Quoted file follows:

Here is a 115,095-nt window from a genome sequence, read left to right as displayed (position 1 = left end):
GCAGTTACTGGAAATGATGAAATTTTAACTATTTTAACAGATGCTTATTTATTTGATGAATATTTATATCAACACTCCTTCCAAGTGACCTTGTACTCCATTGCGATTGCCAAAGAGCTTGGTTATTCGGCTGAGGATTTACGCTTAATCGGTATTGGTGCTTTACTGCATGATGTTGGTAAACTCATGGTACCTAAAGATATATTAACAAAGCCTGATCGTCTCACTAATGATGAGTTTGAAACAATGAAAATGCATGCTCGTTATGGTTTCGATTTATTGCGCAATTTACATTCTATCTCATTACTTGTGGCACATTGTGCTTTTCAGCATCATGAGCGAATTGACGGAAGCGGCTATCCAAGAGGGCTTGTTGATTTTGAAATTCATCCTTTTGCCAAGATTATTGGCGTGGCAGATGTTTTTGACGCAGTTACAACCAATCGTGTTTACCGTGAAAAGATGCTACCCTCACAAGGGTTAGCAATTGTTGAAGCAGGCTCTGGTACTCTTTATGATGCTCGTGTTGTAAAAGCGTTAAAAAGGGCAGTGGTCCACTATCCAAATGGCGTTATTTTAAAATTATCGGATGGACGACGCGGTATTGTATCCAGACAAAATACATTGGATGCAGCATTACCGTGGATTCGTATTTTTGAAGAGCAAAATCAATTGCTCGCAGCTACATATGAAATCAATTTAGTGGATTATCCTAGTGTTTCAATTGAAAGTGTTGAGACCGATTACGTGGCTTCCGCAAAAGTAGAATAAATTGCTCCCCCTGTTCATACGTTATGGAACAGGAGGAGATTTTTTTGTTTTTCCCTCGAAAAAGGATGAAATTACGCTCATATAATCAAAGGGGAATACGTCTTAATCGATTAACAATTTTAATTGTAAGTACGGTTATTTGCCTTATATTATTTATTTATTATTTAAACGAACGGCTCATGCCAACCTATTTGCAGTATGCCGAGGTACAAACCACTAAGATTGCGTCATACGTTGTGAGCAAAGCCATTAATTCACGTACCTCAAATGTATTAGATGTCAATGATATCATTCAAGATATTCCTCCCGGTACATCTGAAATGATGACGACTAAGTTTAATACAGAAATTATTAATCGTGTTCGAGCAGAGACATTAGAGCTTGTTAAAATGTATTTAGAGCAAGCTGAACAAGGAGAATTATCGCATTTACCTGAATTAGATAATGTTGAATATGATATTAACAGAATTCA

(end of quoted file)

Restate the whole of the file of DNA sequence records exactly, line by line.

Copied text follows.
Here is a 115,095-nt window from a genome sequence, read left to right as displayed (position 1 = left end):
GCAGTTACTGGAAATGATGAAATTTTAACTATTTTAACAGATGCTTATTTATTTGATGAATATTTATATCAACACTCCTTCCAAGTGACCTTGTACTCCATTGCGATTGCCAAAGAGCTTGGTTATTCGGCTGAGGATTTACGCTTAATCGGTATTGGTGCTTTACTGCATGATGTTGGTAAACTCATGGTACCTAAAGATATATTAACAAAGCCTGATCGTCTCACTAATGATGAGTTTGAAACAATGAAAATGCATGCTCGTTATGGTTTCGATTTATTGCGCAATTTACATTCTATCTCATTACTTGTGGCACATTGTGCTTTTCAGCATCATGAGCGAATTGACGGAAGCGGCTATCCAAGAGGGCTTGTTGATTTTGAAATTCATCCTTTTGCCAAGATTATTGGCGTGGCAGATGTTTTTGACGCAGTTACAACCAATCGTGTTTACCGTGAAAAGATGCTACCCTCACAAGGGTTAGCAATTGTTGAAGCAGGCTCTGGTACTCTTTATGATGCTCGTGTTGTAAAAGCGTTAAAAAGGGCAGTGGTCCACTATCCAAATGGCGTTATTTTAAAATTATCGGATGGACGACGCGGTATTGTATCCAGACAAAATACATTGGATGCAGCATTACCGTGGATTCGTATTTTTGAAGAGCAAAATCAATTGCTCGCAGCTACATATGAAATCAATTTAGTGGATTATCCTAGTGTTTCAATTGAAAGTGTTGAGACCGATTACGTGGCTTCCGCAAAAGTAGAATAAATTGCTCCCCCTGTTCATACGTTATGGAACAGGAGGAGATTTTTTTGTTTTTCCCTCGAAAAAGGATGAAATTACGCTCATATAATCAAAGGGGAATACGTCTTAATCGATTAACAATTTTAATTGTAAGTACGGTTATTTGCCTTATATTATTTATTTATTATTTAAACGAACGGCTCATGCCAACCTATTTGCAGTATGCCGAGGTACAAACCACTAAGATTGCGTCATACGTTGTGAGCAAAGCCATTAATTCACGTACCTCAAATGTATTAGATGTCAATGATATCATTCAAGATATTCCTCCCGGTACATCTGAAATGATGACGACTAAGTTTAATACAGAAATTATTAATCGTGTTCGAGCAGAGACATTAGAGCTTGTTAAAATGTATTTAGAGCAAGCTGAACAAGGAGAATTATCGCATTTACCTGAATTAGATAATGTTGAATATGATATTAACAGAATTCA